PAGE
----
# Determining which edge of a box was clicked in Unity

How would I go about figuring out which edge of a box is clicked in Unity?

Quick image I created, colored in boxes represent edges on a face I would like to check for.

The current solution I have is half working. I create a raycast, check if it collided with a box, get the normal from the hit (to determine which side it collided with) & check if the point meets the criteria for X, Y, or Z (in the buffer zone, as outlined in the image). For example, if the raycast intersects the forward face I check that the point is inside one of the X buffers and not in one of the y buffers.

Currently only 2 sides on the forward / backward face work, as shown below

Finally, the related code.

void forwardMethod(RaycastHit hit){
if(intersectsX(hit.point, hit.transform) && !intersectsY(hit.point, hit.transform)){

}
else if(intersectsY(hit.point, hit.transform) && !intersectsX(hit.point, hit.transform)){

}
}

bool intersectsX(Vector3 hit, Transform transform){
float buffer = transform.localScale.x * edgeBufferPercent;
return hit.x <= buffer || hit.x >= transform.localScale.x - buffer;
}

bool intersectsY(Vector3 hit, Transform transform){
float buffer = transform.localScale.y * edgeBufferPercent;
return hit.y <= buffer || hit.y >= transform.localScale.y - buffer;
}

bool intersectsZ(Vector3 hit, Transform transform){
float buffer = transform.localScale.z * edgeBufferPercent;
return hit.z <= buffer || hit.z >= transform.localScale.z - buffer;
}


The buffer is equal to .15 if anyone is interested in that as well.

Any ideas? Am I approaching this wrong or is there a bug in my code I'm not seeing?

As Twyla mentioned, RaycastHit.point returns the world-space position. In order to get the local position of the hit point on the box, you have to transform the hit point with the inverse transformation of the box. You can do this by using hit.transform.InverseTransformPoint(hit.point), where hit is the RaycastHit object.

To determine what side the ray hit, you can transform hit.normal to the local normal using hit.transform.InverseTransformDirection(hit.normal). Once you have the local normal it's easy to determine what side is hit by checking which absolute value of the three components is largest, then check whether it's positive or negative. E.g. if the local normal is (-1, 0, 0), the left side of the box is hit, if it's (0, 1, 0) it's the top side.

Once you have the local position and know the largest component in the local normal, check if the other two components in the local position are in range of the edges. If x is the largest component, you check for y and z. If y is the largest component you check for x and z, etc.

Note: the way your code looks now, it seems like your box has it's center at localScale / 2. If this is not the case, and the box is centered around (0, 0, 0), you have to check if the components lie between -localScale.xyz / 2 + edgeWidth and localScale.xyz / 2 - edgeWidth.

Kind of a shot-in-the-dark here, but......

hit.point returns the world-space position of where RaycastHit impacted the collider. Compare that against the cube's position in world-space to produce a Vector3 relative to the cube's origin, then refactor for the cube's current orientation.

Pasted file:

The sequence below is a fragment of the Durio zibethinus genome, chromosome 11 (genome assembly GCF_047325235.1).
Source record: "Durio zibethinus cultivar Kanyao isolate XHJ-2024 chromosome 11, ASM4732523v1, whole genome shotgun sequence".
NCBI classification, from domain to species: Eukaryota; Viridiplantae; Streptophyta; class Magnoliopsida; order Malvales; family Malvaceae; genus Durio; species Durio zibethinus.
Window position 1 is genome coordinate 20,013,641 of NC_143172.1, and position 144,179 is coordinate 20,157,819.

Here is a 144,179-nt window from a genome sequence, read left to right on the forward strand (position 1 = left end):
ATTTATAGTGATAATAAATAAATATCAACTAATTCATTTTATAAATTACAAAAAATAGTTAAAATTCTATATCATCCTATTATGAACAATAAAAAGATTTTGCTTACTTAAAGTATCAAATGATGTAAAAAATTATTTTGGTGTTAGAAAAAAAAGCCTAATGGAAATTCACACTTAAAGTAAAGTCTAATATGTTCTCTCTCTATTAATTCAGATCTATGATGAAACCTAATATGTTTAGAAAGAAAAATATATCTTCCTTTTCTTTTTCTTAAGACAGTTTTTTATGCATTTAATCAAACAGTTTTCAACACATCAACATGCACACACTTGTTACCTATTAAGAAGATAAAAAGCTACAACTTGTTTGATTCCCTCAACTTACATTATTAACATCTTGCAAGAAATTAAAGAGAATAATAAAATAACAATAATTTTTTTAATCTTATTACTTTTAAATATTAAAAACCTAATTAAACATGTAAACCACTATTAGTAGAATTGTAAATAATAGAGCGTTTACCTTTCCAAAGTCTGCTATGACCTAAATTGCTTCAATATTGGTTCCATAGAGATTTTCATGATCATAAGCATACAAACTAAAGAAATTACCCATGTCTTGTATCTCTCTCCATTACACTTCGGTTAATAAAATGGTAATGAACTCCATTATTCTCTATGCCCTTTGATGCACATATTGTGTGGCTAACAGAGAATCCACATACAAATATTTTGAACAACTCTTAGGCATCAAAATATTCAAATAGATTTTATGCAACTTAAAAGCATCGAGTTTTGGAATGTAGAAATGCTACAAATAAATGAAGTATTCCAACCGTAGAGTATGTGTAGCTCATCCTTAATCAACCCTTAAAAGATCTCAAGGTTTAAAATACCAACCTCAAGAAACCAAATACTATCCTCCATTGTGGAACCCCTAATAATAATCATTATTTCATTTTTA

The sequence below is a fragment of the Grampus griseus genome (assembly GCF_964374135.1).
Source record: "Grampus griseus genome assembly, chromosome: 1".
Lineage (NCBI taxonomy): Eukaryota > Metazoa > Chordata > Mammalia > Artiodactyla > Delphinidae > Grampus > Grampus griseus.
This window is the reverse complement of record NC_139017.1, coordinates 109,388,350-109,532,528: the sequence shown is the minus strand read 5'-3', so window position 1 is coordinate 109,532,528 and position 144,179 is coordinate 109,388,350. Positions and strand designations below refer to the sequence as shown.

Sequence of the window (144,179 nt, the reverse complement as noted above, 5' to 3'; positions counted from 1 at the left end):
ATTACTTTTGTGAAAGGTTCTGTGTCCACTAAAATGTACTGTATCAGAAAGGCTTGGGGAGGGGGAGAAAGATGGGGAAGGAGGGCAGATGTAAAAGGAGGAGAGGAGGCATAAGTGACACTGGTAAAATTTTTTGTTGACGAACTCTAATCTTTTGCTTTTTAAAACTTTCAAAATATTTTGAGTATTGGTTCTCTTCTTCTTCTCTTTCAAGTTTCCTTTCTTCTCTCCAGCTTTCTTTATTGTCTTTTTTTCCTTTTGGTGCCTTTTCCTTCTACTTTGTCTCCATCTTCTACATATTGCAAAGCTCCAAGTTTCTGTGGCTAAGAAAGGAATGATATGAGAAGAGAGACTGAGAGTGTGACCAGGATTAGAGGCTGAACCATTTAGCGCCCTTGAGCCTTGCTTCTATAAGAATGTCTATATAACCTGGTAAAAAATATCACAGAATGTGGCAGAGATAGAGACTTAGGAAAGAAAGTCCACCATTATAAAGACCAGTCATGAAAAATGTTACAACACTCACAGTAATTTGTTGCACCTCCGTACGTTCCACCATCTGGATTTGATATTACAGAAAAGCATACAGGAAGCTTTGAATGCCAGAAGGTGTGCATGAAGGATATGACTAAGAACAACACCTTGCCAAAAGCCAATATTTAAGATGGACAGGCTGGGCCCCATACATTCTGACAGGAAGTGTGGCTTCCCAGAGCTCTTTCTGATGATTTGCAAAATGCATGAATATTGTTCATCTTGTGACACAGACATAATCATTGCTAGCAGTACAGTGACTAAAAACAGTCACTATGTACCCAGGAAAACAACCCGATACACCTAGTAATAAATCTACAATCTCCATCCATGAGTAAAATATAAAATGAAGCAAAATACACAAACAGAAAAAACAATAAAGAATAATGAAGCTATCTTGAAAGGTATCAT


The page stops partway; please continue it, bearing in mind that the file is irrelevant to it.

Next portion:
Whichever component of the Vector3 has the greatest magnitude indicates which side of the cube was hit.

You could do as above then normalize the Vector3. Check for absolute values above the threshold (probably around 0.85) for the two non-face axes to see if it's a valid trigger (to determine top/bottom or left/right), then +/- to single it out.

Just my own feeble attempt at the code...

using UnityEngine;
using System.Collections;

{
private float threshold = 0.8f;

void Update()
{
if (Input.GetMouseButtonDown(0))
{
RaycastHit hitInfo = new RaycastHit();
bool hit = Physics.Raycast(Camera.main.ScreenPointToRay(Input.mousePosition), out hitInfo);
if (hit)
{
//
//  Did we click on the target cube?
//
if (hitInfo.transform.gameObject.tag == "ClickTarget")
{
Vector3 clicked = (hitInfo.point - this.transform.position).normalized;
//
//  Assuming we want the positive X face
//
//  Was the click beyond the threshold?
//
if(Mathf.Abs(clicked.y) > (clicked.x * threshold))
{
if(clicked.y > 0)
{
Debug.Log( "Clicked on top" );
} else {
Debug.Log( "Clicked on bottom" );
}
} else if(Mathf.Abs(clicked.z) > (clicked.x * threshold)) {
if(clicked.z > 0)
{
Debug.Log( "Clicked on right" );
} else {
Debug.Log( "Clicked on left" );
}
}
}
}
}
}
}


(I'm sure someone more proficient could give better details, but that's how I would approach the problem.)

You can detect the side of the cube via the following algo

public enum MCFace
{
None,
Up,
Down,
East,
West,
North,
South
}

public MCFace GetHitFace(RaycastHit hit)
{
Vector3 incomingVec = hit.normal - Vector3.up;

if (incomingVec == new Vector3(0, -1, -1))
return MCFace.South;

if (incomingVec == new Vector3(0, -1, 1))
return MCFace.North;

if (incomingVec == new Vector3(0, 0, 0))
return MCFace.Up;

if (incomingVec == new Vector3(1, 1, 1))
return MCFace.Down;

if (incomingVec == new Vector3(-1, -1, 0))
return MCFace.West;

if (incomingVec == new Vector3(1, -1, 0))
return MCFace.East;

return MCFace.None;
}

• You might want to upload videos on 'public' sites like youtube, because personal shared folder are more likely to be removed or cleaned up. Answers that can stand the test of time are the best :) – Alexandre Vaillancourt May 26 '15 at 18:39